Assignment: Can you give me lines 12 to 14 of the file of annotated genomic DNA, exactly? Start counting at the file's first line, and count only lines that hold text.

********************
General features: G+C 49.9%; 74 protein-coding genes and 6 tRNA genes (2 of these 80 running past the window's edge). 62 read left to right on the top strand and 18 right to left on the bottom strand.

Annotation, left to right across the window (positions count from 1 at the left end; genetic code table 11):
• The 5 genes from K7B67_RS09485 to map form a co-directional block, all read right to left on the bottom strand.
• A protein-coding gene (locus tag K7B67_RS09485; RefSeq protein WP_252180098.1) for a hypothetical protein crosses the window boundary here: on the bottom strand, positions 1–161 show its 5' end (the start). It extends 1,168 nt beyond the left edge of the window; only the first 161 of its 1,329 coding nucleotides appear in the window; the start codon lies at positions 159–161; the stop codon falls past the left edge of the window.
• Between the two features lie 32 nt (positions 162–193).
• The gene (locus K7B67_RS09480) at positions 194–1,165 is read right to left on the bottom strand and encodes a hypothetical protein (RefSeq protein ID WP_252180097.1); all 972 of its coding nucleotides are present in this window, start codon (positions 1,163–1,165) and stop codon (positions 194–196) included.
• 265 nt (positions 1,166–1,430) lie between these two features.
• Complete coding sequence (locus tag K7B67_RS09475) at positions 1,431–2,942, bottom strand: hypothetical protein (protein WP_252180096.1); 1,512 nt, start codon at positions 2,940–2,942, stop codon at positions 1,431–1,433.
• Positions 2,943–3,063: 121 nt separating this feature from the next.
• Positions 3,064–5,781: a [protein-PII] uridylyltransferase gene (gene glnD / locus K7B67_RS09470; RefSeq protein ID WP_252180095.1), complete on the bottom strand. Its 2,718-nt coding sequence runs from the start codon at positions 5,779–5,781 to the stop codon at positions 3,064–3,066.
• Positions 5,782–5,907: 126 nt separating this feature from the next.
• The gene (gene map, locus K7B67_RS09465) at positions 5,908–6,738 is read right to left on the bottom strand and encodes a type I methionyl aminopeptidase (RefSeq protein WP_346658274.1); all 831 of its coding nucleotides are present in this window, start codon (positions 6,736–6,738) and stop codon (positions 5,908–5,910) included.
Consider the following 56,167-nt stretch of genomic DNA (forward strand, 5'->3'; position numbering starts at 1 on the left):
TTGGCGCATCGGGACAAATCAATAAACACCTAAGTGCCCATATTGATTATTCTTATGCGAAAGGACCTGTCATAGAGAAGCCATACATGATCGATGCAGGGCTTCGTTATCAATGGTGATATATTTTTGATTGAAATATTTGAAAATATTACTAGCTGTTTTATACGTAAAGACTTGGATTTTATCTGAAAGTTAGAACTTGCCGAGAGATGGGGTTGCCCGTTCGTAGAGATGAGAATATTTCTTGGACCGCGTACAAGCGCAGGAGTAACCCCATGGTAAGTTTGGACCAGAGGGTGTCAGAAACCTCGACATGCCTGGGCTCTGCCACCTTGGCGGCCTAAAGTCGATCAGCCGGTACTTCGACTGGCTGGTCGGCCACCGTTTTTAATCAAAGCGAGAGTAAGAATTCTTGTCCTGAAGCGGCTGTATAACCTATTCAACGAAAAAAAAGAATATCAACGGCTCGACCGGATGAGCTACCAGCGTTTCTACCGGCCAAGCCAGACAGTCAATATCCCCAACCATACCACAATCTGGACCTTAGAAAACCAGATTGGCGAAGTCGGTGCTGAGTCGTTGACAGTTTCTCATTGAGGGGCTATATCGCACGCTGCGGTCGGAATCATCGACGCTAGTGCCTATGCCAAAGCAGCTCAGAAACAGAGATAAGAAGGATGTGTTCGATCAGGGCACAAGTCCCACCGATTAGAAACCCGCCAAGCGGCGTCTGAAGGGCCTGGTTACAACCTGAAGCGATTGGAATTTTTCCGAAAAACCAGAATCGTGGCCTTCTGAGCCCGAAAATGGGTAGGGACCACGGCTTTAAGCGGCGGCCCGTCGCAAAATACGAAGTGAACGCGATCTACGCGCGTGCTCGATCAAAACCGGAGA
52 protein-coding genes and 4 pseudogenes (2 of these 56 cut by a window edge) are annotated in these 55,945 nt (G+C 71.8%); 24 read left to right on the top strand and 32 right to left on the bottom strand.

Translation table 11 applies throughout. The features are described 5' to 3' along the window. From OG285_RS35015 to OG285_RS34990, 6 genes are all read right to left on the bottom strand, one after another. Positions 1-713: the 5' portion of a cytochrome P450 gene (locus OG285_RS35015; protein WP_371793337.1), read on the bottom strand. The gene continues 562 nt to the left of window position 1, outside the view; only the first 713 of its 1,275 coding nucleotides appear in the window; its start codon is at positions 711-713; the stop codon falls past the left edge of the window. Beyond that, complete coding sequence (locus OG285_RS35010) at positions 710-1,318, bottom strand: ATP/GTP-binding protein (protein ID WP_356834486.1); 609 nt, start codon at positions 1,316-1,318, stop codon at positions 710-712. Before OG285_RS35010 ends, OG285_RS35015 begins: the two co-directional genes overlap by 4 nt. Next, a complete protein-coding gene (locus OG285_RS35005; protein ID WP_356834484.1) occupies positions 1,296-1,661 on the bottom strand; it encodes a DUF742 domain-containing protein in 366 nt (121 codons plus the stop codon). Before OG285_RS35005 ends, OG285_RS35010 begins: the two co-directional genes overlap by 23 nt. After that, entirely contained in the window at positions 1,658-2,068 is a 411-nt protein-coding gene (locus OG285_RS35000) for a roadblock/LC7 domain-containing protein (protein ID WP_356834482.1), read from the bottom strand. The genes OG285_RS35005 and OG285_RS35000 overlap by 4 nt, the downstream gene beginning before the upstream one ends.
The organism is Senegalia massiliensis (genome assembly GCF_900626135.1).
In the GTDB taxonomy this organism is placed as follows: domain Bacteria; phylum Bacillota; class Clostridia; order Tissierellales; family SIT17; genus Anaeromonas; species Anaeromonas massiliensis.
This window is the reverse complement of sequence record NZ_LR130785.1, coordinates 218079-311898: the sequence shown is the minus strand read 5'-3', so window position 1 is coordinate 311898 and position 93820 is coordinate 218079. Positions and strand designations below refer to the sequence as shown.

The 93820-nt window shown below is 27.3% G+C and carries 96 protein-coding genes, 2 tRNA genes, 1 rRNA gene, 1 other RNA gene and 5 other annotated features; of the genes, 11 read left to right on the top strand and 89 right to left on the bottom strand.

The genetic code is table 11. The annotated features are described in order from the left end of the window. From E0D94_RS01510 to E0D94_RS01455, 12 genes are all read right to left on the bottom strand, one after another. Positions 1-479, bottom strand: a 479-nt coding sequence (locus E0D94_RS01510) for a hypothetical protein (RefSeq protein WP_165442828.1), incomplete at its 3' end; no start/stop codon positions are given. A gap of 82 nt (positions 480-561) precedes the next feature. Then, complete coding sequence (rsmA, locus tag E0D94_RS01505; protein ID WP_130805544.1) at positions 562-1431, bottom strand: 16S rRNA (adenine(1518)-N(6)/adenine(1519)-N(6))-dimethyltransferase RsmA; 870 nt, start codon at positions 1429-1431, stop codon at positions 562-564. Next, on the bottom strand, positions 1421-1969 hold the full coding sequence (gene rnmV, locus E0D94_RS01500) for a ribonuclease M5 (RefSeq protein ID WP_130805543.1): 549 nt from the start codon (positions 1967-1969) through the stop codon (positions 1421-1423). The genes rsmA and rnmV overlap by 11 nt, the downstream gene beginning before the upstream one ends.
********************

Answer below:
• The gene (gene map, locus K7B67_RS09465) at positions 5,908–6,738 is read right to left on the bottom strand and encodes a type I methionyl aminopeptidase (RefSeq protein WP_346658274.1); all 831 of its coding nucleotides are present in this window, start codon (positions 6,736–6,738) and stop codon (positions 5,908–5,910) included.
Consider the following 56,167-nt stretch of genomic DNA (forward strand, 5'->3'; position numbering starts at 1 on the left):
TTGGCGCATCGGGACAAATCAATAAACACCTAAGTGCCCATATTGATTATTCTTATGCGAAAGGACCTGTCATAGAGAAGCCATACATGATCGATGCAGGGCTTCGTTATCAATGGTGATATATTTTTGATTGAAATATTTGAAAATATTACTAGCTGTTTTATACGTAAAGACTTGGATTTTATCTGAAAGTTAGAACTTGCCGAGAGATGGGGTTGCCCGTTCGTAGAGATGAGAATATTTCTTGGACCGCGTACAAGCGCAGGAGTAACCCCATGGTAAGTTTGGACCAGAGGGTGTCAGAAACCTCGACATGCCTGGGCTCTGCCACCTTGGCGGCCTAAAGTCGATCAGCCGGTACTTCGACTGGCTGGTCGGCCACCGTTTTTAATCAAAGCGAGAGTAAGAATTCTTGTCCTGAAGCGGCTGTATAACCTATTCAACGAAAAAAAAGAATATCAACGGCTCGACCGGATGAGCTACCAGCGTTTCTACCGGCCAAGCCAGACAGTCAATATCCCCAACCATACCACAATCTGGACCTTAGAAAACCAGATTGGCGAAGTCGGTGCTGAGTCGTTGACAGTTTCTCATTGAGGGGCTATATCGCACGCTGCGGTCGGAATCATCGACGCTAGTGCCTATGCCAAAGCAGCTCAGAAACAGAGATAAGAAGGATGTGTTCGATCAGGGCACAAGTCCCACCGATTAGAAACCCGCCAAGCGGCGTCTGAAGGGCCTGGTTACAACCTGAAGCGATTGGAATTTTTCCGAAAAACCAGAATCGTGGCCTTCTGAGCCCGAAAATGGGTAGGGACCACGGCTTTAAGCGGCGGCCCGTCGCAAAATACGAAGTGAACGCGATCTACGCGCGTGCTCGATCAAAACCGGAGA